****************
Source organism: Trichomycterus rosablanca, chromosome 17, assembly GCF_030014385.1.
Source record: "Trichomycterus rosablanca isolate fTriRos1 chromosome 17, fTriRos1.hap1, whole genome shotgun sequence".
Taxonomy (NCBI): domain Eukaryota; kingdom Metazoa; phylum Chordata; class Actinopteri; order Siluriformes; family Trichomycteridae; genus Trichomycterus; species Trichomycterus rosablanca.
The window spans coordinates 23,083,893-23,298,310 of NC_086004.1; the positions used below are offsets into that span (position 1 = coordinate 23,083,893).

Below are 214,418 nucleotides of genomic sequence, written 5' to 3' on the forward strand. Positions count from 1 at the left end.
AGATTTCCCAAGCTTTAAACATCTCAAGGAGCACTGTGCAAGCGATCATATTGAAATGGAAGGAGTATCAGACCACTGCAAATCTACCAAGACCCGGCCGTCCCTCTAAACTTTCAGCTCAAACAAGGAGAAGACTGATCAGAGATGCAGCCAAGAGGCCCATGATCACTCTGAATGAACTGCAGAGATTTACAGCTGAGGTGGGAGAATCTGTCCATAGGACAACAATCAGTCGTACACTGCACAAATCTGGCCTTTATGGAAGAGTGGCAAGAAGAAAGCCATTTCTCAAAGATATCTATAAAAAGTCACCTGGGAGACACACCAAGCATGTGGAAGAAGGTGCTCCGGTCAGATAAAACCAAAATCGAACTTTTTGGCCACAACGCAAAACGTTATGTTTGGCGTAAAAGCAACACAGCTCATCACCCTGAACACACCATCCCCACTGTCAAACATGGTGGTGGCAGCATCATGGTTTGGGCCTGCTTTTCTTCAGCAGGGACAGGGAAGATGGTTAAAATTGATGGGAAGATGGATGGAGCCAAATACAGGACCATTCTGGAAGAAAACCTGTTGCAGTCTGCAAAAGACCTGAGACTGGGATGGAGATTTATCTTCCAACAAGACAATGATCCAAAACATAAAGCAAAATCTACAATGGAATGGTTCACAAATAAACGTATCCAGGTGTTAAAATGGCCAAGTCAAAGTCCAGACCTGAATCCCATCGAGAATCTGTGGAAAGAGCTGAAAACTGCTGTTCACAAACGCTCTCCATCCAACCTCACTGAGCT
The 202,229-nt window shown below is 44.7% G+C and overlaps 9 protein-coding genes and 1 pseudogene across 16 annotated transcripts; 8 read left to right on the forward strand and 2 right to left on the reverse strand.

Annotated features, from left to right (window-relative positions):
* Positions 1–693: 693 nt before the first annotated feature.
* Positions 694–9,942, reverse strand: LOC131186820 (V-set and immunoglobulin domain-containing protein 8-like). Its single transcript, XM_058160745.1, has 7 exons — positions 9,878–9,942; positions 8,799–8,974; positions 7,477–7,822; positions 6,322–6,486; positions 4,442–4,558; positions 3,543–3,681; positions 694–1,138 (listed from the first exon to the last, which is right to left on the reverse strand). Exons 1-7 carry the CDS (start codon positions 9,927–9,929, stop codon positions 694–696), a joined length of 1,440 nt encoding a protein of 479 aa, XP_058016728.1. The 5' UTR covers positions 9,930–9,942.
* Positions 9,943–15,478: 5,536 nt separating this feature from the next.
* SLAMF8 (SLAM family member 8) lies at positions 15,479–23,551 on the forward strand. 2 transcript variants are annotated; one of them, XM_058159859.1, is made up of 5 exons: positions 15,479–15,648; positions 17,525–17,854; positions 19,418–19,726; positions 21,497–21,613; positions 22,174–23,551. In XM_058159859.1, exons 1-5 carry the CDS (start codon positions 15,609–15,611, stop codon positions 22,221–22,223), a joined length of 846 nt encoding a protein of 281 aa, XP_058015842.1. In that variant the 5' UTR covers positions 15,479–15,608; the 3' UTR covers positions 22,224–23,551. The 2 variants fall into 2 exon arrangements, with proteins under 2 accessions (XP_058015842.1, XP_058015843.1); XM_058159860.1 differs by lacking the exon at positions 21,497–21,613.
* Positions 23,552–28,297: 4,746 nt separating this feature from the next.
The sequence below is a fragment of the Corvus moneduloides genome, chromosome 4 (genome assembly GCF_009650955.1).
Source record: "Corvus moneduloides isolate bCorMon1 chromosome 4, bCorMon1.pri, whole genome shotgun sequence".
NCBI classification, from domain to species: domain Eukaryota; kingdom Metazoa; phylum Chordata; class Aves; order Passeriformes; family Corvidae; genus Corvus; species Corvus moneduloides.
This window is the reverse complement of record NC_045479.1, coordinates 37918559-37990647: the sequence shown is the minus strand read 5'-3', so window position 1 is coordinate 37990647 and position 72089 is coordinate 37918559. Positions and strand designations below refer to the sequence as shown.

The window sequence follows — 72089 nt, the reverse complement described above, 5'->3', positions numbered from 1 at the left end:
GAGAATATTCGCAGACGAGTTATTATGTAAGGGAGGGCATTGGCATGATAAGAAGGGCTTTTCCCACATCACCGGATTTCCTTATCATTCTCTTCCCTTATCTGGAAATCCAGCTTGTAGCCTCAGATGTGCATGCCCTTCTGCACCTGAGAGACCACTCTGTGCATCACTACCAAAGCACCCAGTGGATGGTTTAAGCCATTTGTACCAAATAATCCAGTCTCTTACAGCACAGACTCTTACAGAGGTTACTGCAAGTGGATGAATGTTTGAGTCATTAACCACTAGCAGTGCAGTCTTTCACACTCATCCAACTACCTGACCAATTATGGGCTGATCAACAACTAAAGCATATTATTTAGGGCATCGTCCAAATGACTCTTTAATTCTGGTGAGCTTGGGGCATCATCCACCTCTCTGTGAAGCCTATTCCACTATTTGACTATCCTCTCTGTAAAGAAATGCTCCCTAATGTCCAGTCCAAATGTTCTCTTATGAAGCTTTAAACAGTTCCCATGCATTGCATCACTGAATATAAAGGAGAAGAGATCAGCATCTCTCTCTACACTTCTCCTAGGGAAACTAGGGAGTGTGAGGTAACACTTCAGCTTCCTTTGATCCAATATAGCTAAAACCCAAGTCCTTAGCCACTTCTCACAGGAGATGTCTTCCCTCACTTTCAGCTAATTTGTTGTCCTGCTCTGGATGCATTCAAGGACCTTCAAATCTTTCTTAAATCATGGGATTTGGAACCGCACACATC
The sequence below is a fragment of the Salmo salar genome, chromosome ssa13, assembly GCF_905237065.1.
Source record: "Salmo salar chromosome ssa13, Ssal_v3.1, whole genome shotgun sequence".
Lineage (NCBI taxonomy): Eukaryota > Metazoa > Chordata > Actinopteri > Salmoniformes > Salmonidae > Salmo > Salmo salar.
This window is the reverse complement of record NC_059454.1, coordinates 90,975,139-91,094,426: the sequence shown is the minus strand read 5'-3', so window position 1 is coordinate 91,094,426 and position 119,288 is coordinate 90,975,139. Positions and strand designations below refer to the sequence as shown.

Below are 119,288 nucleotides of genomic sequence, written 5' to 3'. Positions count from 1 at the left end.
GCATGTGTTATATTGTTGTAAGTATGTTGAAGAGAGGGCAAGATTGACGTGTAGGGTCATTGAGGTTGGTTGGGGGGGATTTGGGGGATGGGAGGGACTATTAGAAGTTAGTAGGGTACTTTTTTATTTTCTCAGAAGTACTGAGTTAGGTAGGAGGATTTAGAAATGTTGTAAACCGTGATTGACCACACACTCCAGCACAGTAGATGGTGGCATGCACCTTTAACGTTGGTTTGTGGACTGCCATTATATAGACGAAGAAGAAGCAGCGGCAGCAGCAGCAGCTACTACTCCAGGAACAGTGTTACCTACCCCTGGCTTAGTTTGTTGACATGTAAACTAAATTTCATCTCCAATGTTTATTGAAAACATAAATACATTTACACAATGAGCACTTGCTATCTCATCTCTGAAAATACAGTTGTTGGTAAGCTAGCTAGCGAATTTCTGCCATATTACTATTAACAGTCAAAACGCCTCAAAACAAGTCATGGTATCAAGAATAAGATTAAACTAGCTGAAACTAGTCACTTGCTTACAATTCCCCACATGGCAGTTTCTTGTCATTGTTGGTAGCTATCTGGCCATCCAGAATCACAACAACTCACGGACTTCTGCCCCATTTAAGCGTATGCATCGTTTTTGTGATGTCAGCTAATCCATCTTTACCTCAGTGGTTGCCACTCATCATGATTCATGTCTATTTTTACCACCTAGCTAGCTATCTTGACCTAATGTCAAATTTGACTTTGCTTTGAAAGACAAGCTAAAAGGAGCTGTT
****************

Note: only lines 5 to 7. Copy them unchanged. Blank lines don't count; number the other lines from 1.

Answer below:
Below are 214,418 nucleotides of genomic sequence, written 5' to 3' on the forward strand. Positions count from 1 at the left end.
AGATTTCCCAAGCTTTAAACATCTCAAGGAGCACTGTGCAAGCGATCATATTGAAATGGAAGGAGTATCAGACCACTGCAAATCTACCAAGACCCGGCCGTCCCTCTAAACTTTCAGCTCAAACAAGGAGAAGACTGATCAGAGATGCAGCCAAGAGGCCCATGATCACTCTGAATGAACTGCAGAGATTTACAGCTGAGGTGGGAGAATCTGTCCATAGGACAACAATCAGTCGTACACTGCACAAATCTGGCCTTTATGGAAGAGTGGCAAGAAGAAAGCCATTTCTCAAAGATATCTATAAAAAGTCACCTGGGAGACACACCAAGCATGTGGAAGAAGGTGCTCCGGTCAGATAAAACCAAAATCGAACTTTTTGGCCACAACGCAAAACGTTATGTTTGGCGTAAAAGCAACACAGCTCATCACCCTGAACACACCATCCCCACTGTCAAACATGGTGGTGGCAGCATCATGGTTTGGGCCTGCTTTTCTTCAGCAGGGACAGGGAAGATGGTTAAAATTGATGGGAAGATGGATGGAGCCAAATACAGGACCATTCTGGAAGAAAACCTGTTGCAGTCTGCAAAAGACCTGAGACTGGGATGGAGATTTATCTTCCAACAAGACAATGATCCAAAACATAAAGCAAAATCTACAATGGAATGGTTCACAAATAAACGTATCCAGGTGTTAAAATGGCCAAGTCAAAGTCCAGACCTGAATCCCATCGAGAATCTGTGGAAAGAGCTGAAAACTGCTGTTCACAAACGCTCTCCATCCAACCTCACTGAGCT
The 202,229-nt window shown below is 44.7% G+C and overlaps 9 protein-coding genes and 1 pseudogene across 16 annotated transcripts; 8 read left to right on the forward strand and 2 right to left on the reverse strand.